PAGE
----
No, “Mr. High and Mighty,” the lead-off song to Gov’t Mule’s latest CD, “High and Mighty,” is not a reference to the group’s leader, Warren Haynes. (In fact, it’s a jab at the imperious stance of the current administration.) But high and mighty can be an apt description of Mr. Haynes. The singer-guitarist is known to pull off superhumanlike musical feats – like what he’s got planned for this weekend. Haynes starts off with a Sunday, Sept. 2, concert at Jazz Aspen’s Labor Day Festival, appearing with the Allman Brothers Band – a group whose latest renaissance he kick-started. On Monday, Sept. 3, Gov’t Mule – a band which rides on Haynes’ back, as he does all the singing, takes almost all the solos, and writes virtually all of the material – headlines the festival. Haynes winds down with a solo acoustic performance later that night at Belly Up. It’s worth noting that, no matter the format, Haynes is known for playing long, intense shows. Labor day, indeed.
The mother of all pro-am volleyball tournaments began modestly in 1972 as a backyard barbecue tournament, organized by locals looking to add excitement to what was then a sleepy summer season in Aspen. Thirty-five years later, the Mother Lode Volleyball Classic, held each year over Labor Day weekend, has grown into the country’s largest open, attracting some 700 doubles teams. That includes current and former pro players from the AVP tour who come to play high-stakes matches in a setting that hearkens back to that first backyard tournament – raucous late nights included. The laid-back atmosphere is one of the reasons the Mother Lode is a favorite among volleyballers young and old, and remains a cherished local event. At Koch Lumber Park, home to the tournament’s top divisions, spectators don’t have to fight for space in the grandstands or peer around swiveling TV cameras. They can simply sit on the grass surrounding the grass courts, hamburger and cold drink in hand, and watch great volleyball, just the way Aspenites did 35 years ago.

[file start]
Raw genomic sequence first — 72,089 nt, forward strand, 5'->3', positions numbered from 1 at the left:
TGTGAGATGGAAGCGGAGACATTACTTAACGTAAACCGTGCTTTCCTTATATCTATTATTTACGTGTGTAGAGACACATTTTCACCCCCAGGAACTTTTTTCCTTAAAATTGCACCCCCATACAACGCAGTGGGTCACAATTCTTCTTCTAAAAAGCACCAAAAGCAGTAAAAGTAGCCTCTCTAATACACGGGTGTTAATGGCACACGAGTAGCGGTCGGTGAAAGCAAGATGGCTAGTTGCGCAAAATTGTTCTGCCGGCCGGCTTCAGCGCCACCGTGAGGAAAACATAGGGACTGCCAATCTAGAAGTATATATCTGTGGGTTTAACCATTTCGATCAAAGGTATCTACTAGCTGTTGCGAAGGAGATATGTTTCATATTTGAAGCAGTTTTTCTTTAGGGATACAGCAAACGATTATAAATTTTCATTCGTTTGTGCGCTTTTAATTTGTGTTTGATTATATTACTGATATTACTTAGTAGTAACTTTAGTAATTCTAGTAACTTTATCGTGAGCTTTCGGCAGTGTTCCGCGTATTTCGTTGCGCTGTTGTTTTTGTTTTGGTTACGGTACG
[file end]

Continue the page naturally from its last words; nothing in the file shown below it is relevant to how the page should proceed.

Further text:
With its new addition nearly complete, the Red Brick Center for the Arts is even a shinier jewel in Aspen’s shimmering arts crown. The Red Brick already held its public presentation of the west-side expansion and renovation (a few months before construction was finished), but it’s worth revisiting to see what the facility has become, and to see yet another dynamic exhibit. The Artists Eye features black-and-white street photography by George Stranahan, spiritually inclined paintings by Charles Andrade, compositionally complex paintings by Katie Van Alstine, and two very different takes on ceramics by Gail Bartik and Susan Muenchen. The exhibit opens with a reception for the artists on Thursday, Sept. 6.
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